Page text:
Copenhagen is a dream city for cyclists with its fantastic bike routes and passion for everything on two wheels.
There aren’t many capital cities which you can ride around on a bike without feeling like you’re going to die horribly on their congested roads or get crushed by a truck at a junction.
So it comes as a breath of fresh air to find cycling around Denmark and its largest city to be one of the most relaxing experiences anywhere in the world.
Cyclists have priority at road junctions, there are bike lanes almost everywhere and the bicycle is truly ‘king of the road’.
Although I’m not the most confident city cyclist, I felt comfortable and relaxed on my two wheels whether in the suburban outskirts or whizzing through the main city centre.
Kings of the road
Copenhageners love their bikes – 50% of them cycle to work and there are more bikes than people in this city.
My cousin Paul and his Danish wife Bettina live in Copenhagen with their two young children – for them, cycling is a way of life whether travelling to work, school or the shops.
They don’t own a car and can’t see the point in having one – in common with many fellow Copenhageners.
Paul used to be a bike dispatch rider so he remembers only too well the perils of cycling in London whilst his Danish partner Bettina can’t believe that the Brits have a negative attitude to pedal power.
Why would you think about any other form of transport in a big city, unless you were delivering furniture or driving a delivery truck?
With the relatives’ advice and local knowledge we set out on a bike tour around Copenhagen’s historic sights and attractions, starting from our City Camp RV site not far from Central Station.
Leaving the camp site before lunch we were straight out onto a fast bike lane into the city centre, arriving in the Old Town in only 12 minutes.
First stop was Copenhagen’s oldest street, Magstraede, with two historic buildings dating from the 16th Century.
Rather like London, Copenhagen had its own version of the Great Fire which destroyed many of its original timber houses and Medieval buildings.
As a result there are few structures dating from before the 1700s but there are still some older buildings which survived, especially around Magstraede.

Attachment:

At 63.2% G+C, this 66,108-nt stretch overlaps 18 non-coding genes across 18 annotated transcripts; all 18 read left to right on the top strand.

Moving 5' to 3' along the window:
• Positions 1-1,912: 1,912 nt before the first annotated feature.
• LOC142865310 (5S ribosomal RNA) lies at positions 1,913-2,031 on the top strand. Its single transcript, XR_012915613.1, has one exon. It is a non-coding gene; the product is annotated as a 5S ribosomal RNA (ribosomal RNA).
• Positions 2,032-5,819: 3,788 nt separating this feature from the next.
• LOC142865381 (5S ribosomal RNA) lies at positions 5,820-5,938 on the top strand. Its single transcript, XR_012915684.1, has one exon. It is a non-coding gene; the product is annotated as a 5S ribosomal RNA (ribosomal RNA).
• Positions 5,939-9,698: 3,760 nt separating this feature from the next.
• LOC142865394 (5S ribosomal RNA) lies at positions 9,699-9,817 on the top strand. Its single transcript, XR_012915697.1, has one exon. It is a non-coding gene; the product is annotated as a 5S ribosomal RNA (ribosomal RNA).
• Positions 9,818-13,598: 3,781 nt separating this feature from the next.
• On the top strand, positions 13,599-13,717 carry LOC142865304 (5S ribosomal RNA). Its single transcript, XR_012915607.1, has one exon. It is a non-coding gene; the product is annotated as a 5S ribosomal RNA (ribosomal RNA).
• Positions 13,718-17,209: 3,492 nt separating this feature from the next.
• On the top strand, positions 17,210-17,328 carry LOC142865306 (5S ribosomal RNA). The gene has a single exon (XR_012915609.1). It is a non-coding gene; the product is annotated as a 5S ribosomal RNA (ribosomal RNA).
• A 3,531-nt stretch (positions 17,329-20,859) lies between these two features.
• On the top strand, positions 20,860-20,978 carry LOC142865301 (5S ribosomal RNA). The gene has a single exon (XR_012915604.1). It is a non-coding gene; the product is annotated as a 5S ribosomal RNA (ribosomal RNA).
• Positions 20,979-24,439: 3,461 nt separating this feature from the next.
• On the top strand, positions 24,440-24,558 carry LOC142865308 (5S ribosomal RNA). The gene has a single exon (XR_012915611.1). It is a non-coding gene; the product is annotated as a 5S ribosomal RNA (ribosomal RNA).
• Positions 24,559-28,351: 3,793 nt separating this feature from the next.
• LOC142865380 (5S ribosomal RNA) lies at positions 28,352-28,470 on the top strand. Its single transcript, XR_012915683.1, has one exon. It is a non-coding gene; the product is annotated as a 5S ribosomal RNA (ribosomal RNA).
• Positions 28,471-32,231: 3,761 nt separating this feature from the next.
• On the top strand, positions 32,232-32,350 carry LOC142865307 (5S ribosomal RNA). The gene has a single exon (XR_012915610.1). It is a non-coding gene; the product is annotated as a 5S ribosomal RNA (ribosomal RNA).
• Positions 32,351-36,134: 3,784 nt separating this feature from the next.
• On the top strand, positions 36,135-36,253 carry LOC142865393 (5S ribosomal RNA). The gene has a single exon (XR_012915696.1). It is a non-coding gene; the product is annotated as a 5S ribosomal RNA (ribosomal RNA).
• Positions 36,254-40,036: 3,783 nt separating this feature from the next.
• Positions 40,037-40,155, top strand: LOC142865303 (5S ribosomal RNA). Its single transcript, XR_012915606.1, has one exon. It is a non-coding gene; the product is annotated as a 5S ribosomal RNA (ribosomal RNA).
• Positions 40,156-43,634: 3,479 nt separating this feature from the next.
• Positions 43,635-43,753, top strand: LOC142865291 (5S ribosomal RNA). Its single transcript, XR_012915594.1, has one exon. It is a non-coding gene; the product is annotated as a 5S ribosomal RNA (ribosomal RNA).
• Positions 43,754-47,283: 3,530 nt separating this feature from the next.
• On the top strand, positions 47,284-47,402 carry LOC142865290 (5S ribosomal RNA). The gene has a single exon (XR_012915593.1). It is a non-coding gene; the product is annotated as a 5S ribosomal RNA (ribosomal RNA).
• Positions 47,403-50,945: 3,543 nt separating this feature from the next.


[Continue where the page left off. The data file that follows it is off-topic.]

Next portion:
Back on the bikes we carried on up to Snaregade, an old-fashioned street, which also has several historic buildings from before the great fires of 1728 and 1795.
Also worth looking at is Studiestræde in Copenhagen’s old Latin Quarter, now a big gay area, and Grønnegade with its attractive half-timbered houses.
We parked the bikes at Gammeltorv, the oldest square in Copenhagen, which dates back to the 13th Century when the Old Town hall was built here.
At its centre is the exquisite Renaissance Caritas Fountain with a statue of the goddess of generosity on top of its water bowl.
At the far end of the old square is Nytorv where public executions used to take place – apparently the blood used to run into the gutters.
The last executions were carried out at the scaffold in 1758 when Frederik Hammond, the owner of an iron works, and his assistant were beheaded for counterfeiting activities.
Although the scaffold was removed a few years later, branding and whipping continued at the Nytorv pillory until 1780, a sobering thought!
Today it’s a magnet for late afternoon drinkers as well as being a popular meeting place – it’s a good stop-off for a quick beer whilst watching the buskers and street performers.
Wander off the main square and you’ll find several decent sandwich shops down the side streets if you fancy a quick bite to eat.
Copenhagen’s largest shopping area is centered around nearby Strøget, a long pedestrian streets with the usual mix of big name shops. We gave this a miss because the retailers are those that you get in any big European city.
We skipped the corporate retail offer in favour of the intriguing back streets and I suggest that you do the same.
The Killing – TV Locations
Back on the bikes we drove towards Copenhagen Town Hall or Radhus with its distinctive red-brick clock tower which dominates the City Hall Square area.